Ehud Barak and Kamala Harris are like apples and oranges. She is an up-and-coming 54-year-old U.S. senator who represents two disadvantaged minorities — blacks and women — and thus had to work twice as hard as others. He is a scion of Israel’s Ashkenazi elite who breezed through the army to command it and catapulted to prime minister just as easily. She is said to have a promising future; he was supposed to be a politician past his prime who keeps coming back for more.
In one crucial way, however, Barak and Harris are like identical twins: What Barak did to Netanyahu-detesting center-leftists by announcing his return to politics, Harris did to Trump-hating Democrats with her withering takedown of Joe Biden in the second Democratic debate.
Both Barak and Harris emerged from the wings as an answer to their constituencies’ yearning for a candidate who can not only compete against the nationalist demagogues who lead their nations, but humiliate them in the process as well.
Harris isn’t climbing in the polls because she embarrassed Joe Biden over his past attitudes to busing and racists; the former vice president garners widespread sympathy among fans and critics alike. Rather, it is the tantalizing prospect that Harris would skewer Donald Trump — or “Joe Biden him” — that has fired up Democrat imaginations and given Harris a much-needed boost.
Barak’s appeal is virtually identical. Despite the fact that he was already tagged as a has-been and that his short tenure as prime minister is considered a dismal failure by nearly one and all, his decision to enter the race galvanized the center-left and gave it a much-needed injection of adrenalin and hope.
The tantalizing prospect that Barak’s sharp wit and quick tongue could decimate and humiliate Netanyahu excites center-left voters, including those who detest Barak himself and have no intention whatsoever of voting for him.
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Trump and Netanyahu, after all, aren’t merely right-wing leaders pursuing policies abhorrent to the opposite camp. Both are viewed by their opponents as power-grabbing and democracy-trashing demagogues with authoritarian aspirations. Both are seen as clear and present dangers to the rule of law, the future of democracy and the fabric of their societies. Both inspire unprecedented fear, loathing and a lust to exact revenge.
Both Trump and Netanyahu have steadily eroded the self-confidence of their opponents. Netanyahu’s repeated victories in past elections, along with his proven ability to contort the truth, incite against rivals and whip up his base into a hateful frenzy, have made him seem invincible. In the wake of their defeat in the April 9 election, center-left voters have greeted the unexpected repeat opportunity to defeat Netanyahu on September 17 with apathy, resignation and expectations of another Netanyahu triumph.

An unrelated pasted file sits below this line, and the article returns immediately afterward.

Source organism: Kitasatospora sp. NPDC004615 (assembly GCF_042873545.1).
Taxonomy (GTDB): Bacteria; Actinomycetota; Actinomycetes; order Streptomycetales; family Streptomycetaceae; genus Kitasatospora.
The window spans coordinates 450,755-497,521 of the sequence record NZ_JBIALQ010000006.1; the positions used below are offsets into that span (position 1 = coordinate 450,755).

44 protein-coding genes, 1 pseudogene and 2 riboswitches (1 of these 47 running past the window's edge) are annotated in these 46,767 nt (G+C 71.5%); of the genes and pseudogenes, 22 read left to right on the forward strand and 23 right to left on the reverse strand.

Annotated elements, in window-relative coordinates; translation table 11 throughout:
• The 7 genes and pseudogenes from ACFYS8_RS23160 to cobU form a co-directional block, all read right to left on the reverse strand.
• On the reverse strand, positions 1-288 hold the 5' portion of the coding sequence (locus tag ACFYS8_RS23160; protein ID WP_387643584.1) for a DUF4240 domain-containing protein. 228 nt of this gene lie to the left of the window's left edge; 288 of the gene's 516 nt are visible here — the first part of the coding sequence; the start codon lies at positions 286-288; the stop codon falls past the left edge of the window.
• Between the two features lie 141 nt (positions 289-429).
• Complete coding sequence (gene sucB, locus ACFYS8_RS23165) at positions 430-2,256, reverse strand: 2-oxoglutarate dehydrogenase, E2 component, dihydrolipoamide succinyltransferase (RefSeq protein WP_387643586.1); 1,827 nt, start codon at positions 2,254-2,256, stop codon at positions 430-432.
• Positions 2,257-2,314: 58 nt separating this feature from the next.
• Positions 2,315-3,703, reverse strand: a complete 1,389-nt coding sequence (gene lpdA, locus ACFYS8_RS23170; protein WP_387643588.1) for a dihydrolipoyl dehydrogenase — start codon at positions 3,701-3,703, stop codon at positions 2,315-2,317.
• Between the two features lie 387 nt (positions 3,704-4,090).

Benny Gantz, the leader of Netanyahu’s opposition, may be well regarded. But he is seen as a cautious, if not lackluster, candidate unable or unwilling to tackle Netanyahu head-on — as are other center-left politicians who claim his throne.
Barak, on the other hand, is undeterred by Netanyahu. On the contrary, he seems anxious for a chance to jump into the ring, look Netanyahu in the eye and take him down with the same mud-wrestling tactics that Netanyahu has long mastered.
The same is true, to a significant degree, of Harris. Trump’s victory in the 2016 election, despite his manifest deficiencies and brawling manner, was so upsetting for Democrats that they have developed an unhealthy fatalism about their chances of beating him in 2020 as well, despite his low approval ratings and poor performance in the polls.
The civility, timidity and restraint ascribed to most of the Democrats vying for office is seen as no match for Trump’s uncouth, no-holds-barred, take-no-prisoners approach to running both his campaigns and the White House.
Harris’ tough and unflinching grilling of Biden in the second debate last week echoed her similarly blistering questioning of Brett Kavanaugh in last year’s Senate hearings. With her years of experience as prosecutor, district attorney and California’s attorney general, Harris cast herself in the second debate as one tough cookie who could look Trump straight in the eye and obliterate him in front of a live audience of millions.
Democrats, it seems, dream of a classic crime-show TV moment, in which the tough and wily prosecutor demolishes the defendant and exposes both his crimes and evil intent.
Opponents of both Trump and Netanyahu aren’t just praying for both to be ousted from office; they are yearning for blood, lusting for humiliation, dreaming of payback for years of ever-growing frustration and rage. Harris may be inexperienced, Barak may be over-experienced and both may not be the strongest possible candidates on hand. But only they offer the sublime satisfaction of retribution and just deserts.
Whether they ever get the chance to fulfill their fans’ dreams and duel their adversaries one on one remains to be seen. Not only do they have to overtake their current competitors in order to get a shot at their main rivals — their rivals have to agree to meet them in open debate.
Netanyahu has refused to debate his rivals for over 20 years, following his catastrophic performance in a 1999 debate in which he was demolished by second-tier rival Itzhak Mordechai. Televised debates in U.S. presidential elections are far more entrenched and Trump is substantially less cautious than Netanyahu and more confident of his ability to destroy any rival.
If Trump decides to enter the ring against Harris, however, he may finally discover that he is also way too arrogant for his own good. That is the happy ending, at least, of the sweet dreams that Harris has evoked among Democratic voters, on the assumption that their dreams don’t turn out to be a nightmare in waiting.